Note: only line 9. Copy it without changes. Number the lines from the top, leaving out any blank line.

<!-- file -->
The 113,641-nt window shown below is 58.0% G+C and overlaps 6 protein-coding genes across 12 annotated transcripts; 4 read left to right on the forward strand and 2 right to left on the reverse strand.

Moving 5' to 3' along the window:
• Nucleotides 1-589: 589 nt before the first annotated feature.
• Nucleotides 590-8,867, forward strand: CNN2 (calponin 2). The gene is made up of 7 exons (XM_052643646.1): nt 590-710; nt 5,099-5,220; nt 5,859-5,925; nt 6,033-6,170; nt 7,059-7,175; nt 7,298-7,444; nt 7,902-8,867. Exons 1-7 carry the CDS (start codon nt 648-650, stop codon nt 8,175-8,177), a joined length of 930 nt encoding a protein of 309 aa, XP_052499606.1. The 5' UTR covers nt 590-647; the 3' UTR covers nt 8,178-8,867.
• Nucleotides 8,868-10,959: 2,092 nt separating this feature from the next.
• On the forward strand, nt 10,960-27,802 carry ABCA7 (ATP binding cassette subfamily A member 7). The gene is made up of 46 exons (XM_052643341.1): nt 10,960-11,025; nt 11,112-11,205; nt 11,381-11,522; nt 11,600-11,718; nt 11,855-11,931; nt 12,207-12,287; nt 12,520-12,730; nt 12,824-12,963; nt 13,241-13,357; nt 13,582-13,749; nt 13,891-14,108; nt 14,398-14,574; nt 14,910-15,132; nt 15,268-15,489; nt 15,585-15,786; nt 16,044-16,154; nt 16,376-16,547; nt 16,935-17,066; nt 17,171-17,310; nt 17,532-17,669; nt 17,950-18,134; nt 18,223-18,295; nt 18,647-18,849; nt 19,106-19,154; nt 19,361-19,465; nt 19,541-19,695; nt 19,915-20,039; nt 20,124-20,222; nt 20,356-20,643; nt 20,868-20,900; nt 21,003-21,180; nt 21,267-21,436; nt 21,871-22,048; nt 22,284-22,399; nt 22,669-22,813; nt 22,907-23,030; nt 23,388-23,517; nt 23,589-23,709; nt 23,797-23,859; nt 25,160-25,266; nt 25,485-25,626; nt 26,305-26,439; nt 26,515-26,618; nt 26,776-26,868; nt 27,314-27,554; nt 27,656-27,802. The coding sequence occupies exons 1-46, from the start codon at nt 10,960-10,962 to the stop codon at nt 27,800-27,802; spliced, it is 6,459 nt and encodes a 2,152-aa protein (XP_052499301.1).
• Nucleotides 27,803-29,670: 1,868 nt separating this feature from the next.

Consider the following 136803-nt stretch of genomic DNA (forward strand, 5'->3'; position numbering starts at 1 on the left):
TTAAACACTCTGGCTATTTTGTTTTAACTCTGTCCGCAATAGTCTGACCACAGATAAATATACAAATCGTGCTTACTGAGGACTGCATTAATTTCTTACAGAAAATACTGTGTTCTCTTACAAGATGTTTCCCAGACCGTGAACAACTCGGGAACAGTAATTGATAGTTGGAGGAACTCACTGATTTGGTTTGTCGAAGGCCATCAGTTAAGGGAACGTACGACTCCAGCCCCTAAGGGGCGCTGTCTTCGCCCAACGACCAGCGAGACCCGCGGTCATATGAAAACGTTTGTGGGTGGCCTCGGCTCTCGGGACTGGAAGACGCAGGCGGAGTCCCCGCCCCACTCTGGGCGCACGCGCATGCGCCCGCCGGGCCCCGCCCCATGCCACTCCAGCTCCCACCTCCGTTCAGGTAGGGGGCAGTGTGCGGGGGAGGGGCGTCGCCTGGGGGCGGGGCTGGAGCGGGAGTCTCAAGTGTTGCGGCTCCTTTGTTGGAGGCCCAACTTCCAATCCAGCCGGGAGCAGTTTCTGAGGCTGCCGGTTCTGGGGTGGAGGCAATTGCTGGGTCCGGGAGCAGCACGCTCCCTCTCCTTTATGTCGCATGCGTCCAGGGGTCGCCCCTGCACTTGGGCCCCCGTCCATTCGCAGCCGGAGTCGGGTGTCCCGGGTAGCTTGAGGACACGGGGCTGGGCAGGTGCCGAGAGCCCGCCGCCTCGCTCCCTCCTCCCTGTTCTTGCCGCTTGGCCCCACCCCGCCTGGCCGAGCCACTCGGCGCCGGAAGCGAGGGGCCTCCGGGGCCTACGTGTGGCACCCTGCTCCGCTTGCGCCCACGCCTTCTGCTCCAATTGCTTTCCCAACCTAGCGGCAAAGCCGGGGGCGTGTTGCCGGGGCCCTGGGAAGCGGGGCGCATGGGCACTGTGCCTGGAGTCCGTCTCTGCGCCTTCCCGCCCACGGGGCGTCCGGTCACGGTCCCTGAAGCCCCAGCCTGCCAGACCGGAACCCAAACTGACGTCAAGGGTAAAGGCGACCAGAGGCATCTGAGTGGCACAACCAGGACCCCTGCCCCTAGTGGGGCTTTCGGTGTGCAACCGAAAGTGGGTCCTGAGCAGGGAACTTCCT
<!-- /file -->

TTAAACACTCTGGCTATTTTGTTTTAACTCTGTCCGCAATAGTCTGACCACAGATAAATATACAAATCGTGCTTACTGAGGACTGCATTAATTTCTTACAGAAAATACTGTGTTCTCTTACAAGATGTTTCCCAGACCGTGAACAACTCGGGAACAGTAATTGATAGTTGGAGGAACTCACTGATTTGGTTTGTCGAAGGCCATCAGTTAAGGGAACGTACGACTCCAGCCCCTAAGGGGCGCTGTCTTCGCCCAACGACCAGCGAGACCCGCGGTCATATGAAAACGTTTGTGGGTGGCCTCGGCTCTCGGGACTGGAAGACGCAGGCGGAGTCCCCGCCCCACTCTGGGCGCACGCGCATGCGCCCGCCGGGCCCCGCCCCATGCCACTCCAGCTCCCACCTCCGTTCAGGTAGGGGGCAGTGTGCGGGGGAGGGGCGTCGCCTGGGGGCGGGGCTGGAGCGGGAGTCTCAAGTGTTGCGGCTCCTTTGTTGGAGGCCCAACTTCCAATCCAGCCGGGAGCAGTTTCTGAGGCTGCCGGTTCTGGGGTGGAGGCAATTGCTGGGTCCGGGAGCAGCACGCTCCCTCTCCTTTATGTCGCATGCGTCCAGGGGTCGCCCCTGCACTTGGGCCCCCGTCCATTCGCAGCCGGAGTCGGGTGTCCCGGGTAGCTTGAGGACACGGGGCTGGGCAGGTGCCGAGAGCCCGCCGCCTCGCTCCCTCCTCCCTGTTCTTGCCGCTTGGCCCCACCCCGCCTGGCCGAGCCACTCGGCGCCGGAAGCGAGGGGCCTCCGGGGCCTACGTGTGGCACCCTGCTCCGCTTGCGCCCACGCCTTCTGCTCCAATTGCTTTCCCAACCTAGCGGCAAAGCCGGGGGCGTGTTGCCGGGGCCCTGGGAAGCGGGGCGCATGGGCACTGTGCCTGGAGTCCGTCTCTGCGCCTTCCCGCCCACGGGGCGTCCGGTCACGGTCCCTGAAGCCCCAGCCTGCCAGACCGGAACCCAAACTGACGTCAAGGGTAAAGGCGACCAGAGGCATCTGAGTGGCACAACCAGGACCCCTGCCCCTAGTGGGGCTTTCGGTGTGCAACCGAAAGTGGGTCCTGAGCAGGGAACTTCCT